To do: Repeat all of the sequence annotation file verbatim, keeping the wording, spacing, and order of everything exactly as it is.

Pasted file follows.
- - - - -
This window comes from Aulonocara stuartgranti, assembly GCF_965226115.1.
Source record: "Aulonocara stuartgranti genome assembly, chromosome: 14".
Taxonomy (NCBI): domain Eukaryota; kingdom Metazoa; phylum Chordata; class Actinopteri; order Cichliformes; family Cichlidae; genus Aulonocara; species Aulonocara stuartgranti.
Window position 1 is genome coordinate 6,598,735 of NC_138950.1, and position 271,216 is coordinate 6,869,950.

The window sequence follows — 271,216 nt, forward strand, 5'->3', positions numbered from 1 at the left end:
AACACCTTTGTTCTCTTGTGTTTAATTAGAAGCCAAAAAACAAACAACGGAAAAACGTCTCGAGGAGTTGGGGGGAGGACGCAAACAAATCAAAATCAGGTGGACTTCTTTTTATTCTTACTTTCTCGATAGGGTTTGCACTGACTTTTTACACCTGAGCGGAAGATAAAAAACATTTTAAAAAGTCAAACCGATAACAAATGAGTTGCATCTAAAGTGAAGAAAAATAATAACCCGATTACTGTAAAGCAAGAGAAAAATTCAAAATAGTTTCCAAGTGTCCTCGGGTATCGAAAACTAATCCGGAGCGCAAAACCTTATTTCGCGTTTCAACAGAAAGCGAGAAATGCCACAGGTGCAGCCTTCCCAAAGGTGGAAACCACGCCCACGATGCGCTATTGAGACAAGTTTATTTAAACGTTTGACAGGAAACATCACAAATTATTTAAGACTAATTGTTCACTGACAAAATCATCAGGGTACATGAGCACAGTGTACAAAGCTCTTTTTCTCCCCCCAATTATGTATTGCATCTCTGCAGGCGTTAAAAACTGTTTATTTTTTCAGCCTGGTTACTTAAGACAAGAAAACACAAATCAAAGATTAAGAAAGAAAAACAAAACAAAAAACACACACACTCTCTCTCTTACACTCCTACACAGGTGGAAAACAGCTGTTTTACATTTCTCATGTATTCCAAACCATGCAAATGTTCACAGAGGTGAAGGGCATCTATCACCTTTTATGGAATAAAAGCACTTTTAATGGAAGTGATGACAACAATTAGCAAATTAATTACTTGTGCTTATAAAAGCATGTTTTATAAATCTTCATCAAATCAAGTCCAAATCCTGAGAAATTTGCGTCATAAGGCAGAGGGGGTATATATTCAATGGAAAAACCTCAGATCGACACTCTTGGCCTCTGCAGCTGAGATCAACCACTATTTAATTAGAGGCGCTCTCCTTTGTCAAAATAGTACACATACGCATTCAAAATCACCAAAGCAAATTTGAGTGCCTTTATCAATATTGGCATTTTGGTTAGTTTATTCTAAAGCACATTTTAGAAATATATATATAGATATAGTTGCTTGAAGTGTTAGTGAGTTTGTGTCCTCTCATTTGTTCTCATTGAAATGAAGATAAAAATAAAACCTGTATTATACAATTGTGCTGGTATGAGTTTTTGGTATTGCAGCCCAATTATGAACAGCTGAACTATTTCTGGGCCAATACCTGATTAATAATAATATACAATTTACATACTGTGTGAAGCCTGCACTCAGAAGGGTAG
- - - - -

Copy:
This window comes from Aulonocara stuartgranti, assembly GCF_965226115.1.
Source record: "Aulonocara stuartgranti genome assembly, chromosome: 14".
Taxonomy (NCBI): domain Eukaryota; kingdom Metazoa; phylum Chordata; class Actinopteri; order Cichliformes; family Cichlidae; genus Aulonocara; species Aulonocara stuartgranti.
Window position 1 is genome coordinate 6,598,735 of NC_138950.1, and position 271,216 is coordinate 6,869,950.

The window sequence follows — 271,216 nt, forward strand, 5'->3', positions numbered from 1 at the left end:
AACACCTTTGTTCTCTTGTGTTTAATTAGAAGCCAAAAAACAAACAACGGAAAAACGTCTCGAGGAGTTGGGGGGAGGACGCAAACAAATCAAAATCAGGTGGACTTCTTTTTATTCTTACTTTCTCGATAGGGTTTGCACTGACTTTTTACACCTGAGCGGAAGATAAAAAACATTTTAAAAAGTCAAACCGATAACAAATGAGTTGCATCTAAAGTGAAGAAAAATAATAACCCGATTACTGTAAAGCAAGAGAAAAATTCAAAATAGTTTCCAAGTGTCCTCGGGTATCGAAAACTAATCCGGAGCGCAAAACCTTATTTCGCGTTTCAACAGAAAGCGAGAAATGCCACAGGTGCAGCCTTCCCAAAGGTGGAAACCACGCCCACGATGCGCTATTGAGACAAGTTTATTTAAACGTTTGACAGGAAACATCACAAATTATTTAAGACTAATTGTTCACTGACAAAATCATCAGGGTACATGAGCACAGTGTACAAAGCTCTTTTTCTCCCCCCAATTATGTATTGCATCTCTGCAGGCGTTAAAAACTGTTTATTTTTTCAGCCTGGTTACTTAAGACAAGAAAACACAAATCAAAGATTAAGAAAGAAAAACAAAACAAAAAACACACACACTCTCTCTCTTACACTCCTACACAGGTGGAAAACAGCTGTTTTACATTTCTCATGTATTCCAAACCATGCAAATGTTCACAGAGGTGAAGGGCATCTATCACCTTTTATGGAATAAAAGCACTTTTAATGGAAGTGATGACAACAATTAGCAAATTAATTACTTGTGCTTATAAAAGCATGTTTTATAAATCTTCATCAAATCAAGTCCAAATCCTGAGAAATTTGCGTCATAAGGCAGAGGGGGTATATATTCAATGGAAAAACCTCAGATCGACACTCTTGGCCTCTGCAGCTGAGATCAACCACTATTTAATTAGAGGCGCTCTCCTTTGTCAAAATAGTACACATACGCATTCAAAATCACCAAAGCAAATTTGAGTGCCTTTATCAATATTGGCATTTTGGTTAGTTTATTCTAAAGCACATTTTAGAAATATATATATAGATATAGTTGCTTGAAGTGTTAGTGAGTTTGTGTCCTCTCATTTGTTCTCATTGAAATGAAGATAAAAATAAAACCTGTATTATACAATTGTGCTGGTATGAGTTTTTGGTATTGCAGCCCAATTATGAACAGCTGAACTATTTCTGGGCCAATACCTGATTAATAATAATATACAATTTACATACTGTGTGAAGCCTGCACTCAGAAGGGTAG